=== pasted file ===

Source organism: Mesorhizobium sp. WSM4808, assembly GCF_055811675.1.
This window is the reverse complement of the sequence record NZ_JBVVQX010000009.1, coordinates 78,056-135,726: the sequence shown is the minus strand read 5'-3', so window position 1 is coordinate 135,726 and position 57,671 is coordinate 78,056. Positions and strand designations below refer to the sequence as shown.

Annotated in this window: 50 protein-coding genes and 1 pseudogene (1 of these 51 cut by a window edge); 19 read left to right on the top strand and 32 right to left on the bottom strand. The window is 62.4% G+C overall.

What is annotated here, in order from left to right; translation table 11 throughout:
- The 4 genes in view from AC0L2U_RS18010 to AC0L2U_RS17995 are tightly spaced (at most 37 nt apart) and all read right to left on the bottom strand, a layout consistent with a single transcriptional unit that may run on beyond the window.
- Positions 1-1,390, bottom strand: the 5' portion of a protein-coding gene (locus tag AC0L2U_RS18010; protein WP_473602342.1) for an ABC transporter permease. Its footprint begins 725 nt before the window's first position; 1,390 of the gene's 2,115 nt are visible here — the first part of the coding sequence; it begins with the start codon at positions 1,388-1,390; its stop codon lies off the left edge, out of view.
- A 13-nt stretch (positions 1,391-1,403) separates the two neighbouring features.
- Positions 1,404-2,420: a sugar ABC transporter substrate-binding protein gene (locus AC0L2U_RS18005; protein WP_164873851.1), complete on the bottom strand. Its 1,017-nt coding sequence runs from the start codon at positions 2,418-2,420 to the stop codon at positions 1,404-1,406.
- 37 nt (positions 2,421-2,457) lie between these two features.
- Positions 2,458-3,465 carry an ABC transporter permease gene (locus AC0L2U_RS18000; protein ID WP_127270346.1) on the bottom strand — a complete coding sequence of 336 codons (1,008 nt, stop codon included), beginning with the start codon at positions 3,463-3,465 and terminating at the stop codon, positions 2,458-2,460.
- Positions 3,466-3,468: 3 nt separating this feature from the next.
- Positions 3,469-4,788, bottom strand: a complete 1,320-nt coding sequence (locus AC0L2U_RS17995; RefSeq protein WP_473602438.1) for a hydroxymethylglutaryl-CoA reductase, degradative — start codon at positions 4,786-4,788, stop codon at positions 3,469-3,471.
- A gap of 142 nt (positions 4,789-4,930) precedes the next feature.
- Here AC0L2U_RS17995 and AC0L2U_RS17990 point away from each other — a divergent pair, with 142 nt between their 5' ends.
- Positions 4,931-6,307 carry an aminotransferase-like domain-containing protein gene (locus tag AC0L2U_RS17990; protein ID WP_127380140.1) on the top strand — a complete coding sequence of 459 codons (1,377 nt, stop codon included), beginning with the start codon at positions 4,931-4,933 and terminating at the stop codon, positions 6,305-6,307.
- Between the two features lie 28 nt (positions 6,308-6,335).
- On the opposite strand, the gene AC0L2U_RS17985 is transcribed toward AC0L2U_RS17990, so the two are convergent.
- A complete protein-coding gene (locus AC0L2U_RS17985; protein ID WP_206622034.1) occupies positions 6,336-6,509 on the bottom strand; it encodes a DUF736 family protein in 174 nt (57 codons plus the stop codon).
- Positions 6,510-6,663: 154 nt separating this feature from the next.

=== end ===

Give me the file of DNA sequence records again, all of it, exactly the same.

Source organism: Mesorhizobium sp. WSM4808, assembly GCF_055811675.1.
This window is the reverse complement of the sequence record NZ_JBVVQX010000009.1, coordinates 78,056-135,726: the sequence shown is the minus strand read 5'-3', so window position 1 is coordinate 135,726 and position 57,671 is coordinate 78,056. Positions and strand designations below refer to the sequence as shown.

Annotated in this window: 50 protein-coding genes and 1 pseudogene (1 of these 51 cut by a window edge); 19 read left to right on the top strand and 32 right to left on the bottom strand. The window is 62.4% G+C overall.

What is annotated here, in order from left to right; translation table 11 throughout:
- The 4 genes in view from AC0L2U_RS18010 to AC0L2U_RS17995 are tightly spaced (at most 37 nt apart) and all read right to left on the bottom strand, a layout consistent with a single transcriptional unit that may run on beyond the window.
- Positions 1-1,390, bottom strand: the 5' portion of a protein-coding gene (locus tag AC0L2U_RS18010; protein WP_473602342.1) for an ABC transporter permease. Its footprint begins 725 nt before the window's first position; 1,390 of the gene's 2,115 nt are visible here — the first part of the coding sequence; it begins with the start codon at positions 1,388-1,390; its stop codon lies off the left edge, out of view.
- A 13-nt stretch (positions 1,391-1,403) separates the two neighbouring features.
- Positions 1,404-2,420: a sugar ABC transporter substrate-binding protein gene (locus AC0L2U_RS18005; protein WP_164873851.1), complete on the bottom strand. Its 1,017-nt coding sequence runs from the start codon at positions 2,418-2,420 to the stop codon at positions 1,404-1,406.
- 37 nt (positions 2,421-2,457) lie between these two features.
- Positions 2,458-3,465 carry an ABC transporter permease gene (locus AC0L2U_RS18000; protein ID WP_127270346.1) on the bottom strand — a complete coding sequence of 336 codons (1,008 nt, stop codon included), beginning with the start codon at positions 3,463-3,465 and terminating at the stop codon, positions 2,458-2,460.
- Positions 3,466-3,468: 3 nt separating this feature from the next.
- Positions 3,469-4,788, bottom strand: a complete 1,320-nt coding sequence (locus AC0L2U_RS17995; RefSeq protein WP_473602438.1) for a hydroxymethylglutaryl-CoA reductase, degradative — start codon at positions 4,786-4,788, stop codon at positions 3,469-3,471.
- A gap of 142 nt (positions 4,789-4,930) precedes the next feature.
- Here AC0L2U_RS17995 and AC0L2U_RS17990 point away from each other — a divergent pair, with 142 nt between their 5' ends.
- Positions 4,931-6,307 carry an aminotransferase-like domain-containing protein gene (locus tag AC0L2U_RS17990; protein ID WP_127380140.1) on the top strand — a complete coding sequence of 459 codons (1,377 nt, stop codon included), beginning with the start codon at positions 4,931-4,933 and terminating at the stop codon, positions 6,305-6,307.
- Between the two features lie 28 nt (positions 6,308-6,335).
- On the opposite strand, the gene AC0L2U_RS17985 is transcribed toward AC0L2U_RS17990, so the two are convergent.
- A complete protein-coding gene (locus AC0L2U_RS17985; protein ID WP_206622034.1) occupies positions 6,336-6,509 on the bottom strand; it encodes a DUF736 family protein in 174 nt (57 codons plus the stop codon).
- Positions 6,510-6,663: 154 nt separating this feature from the next.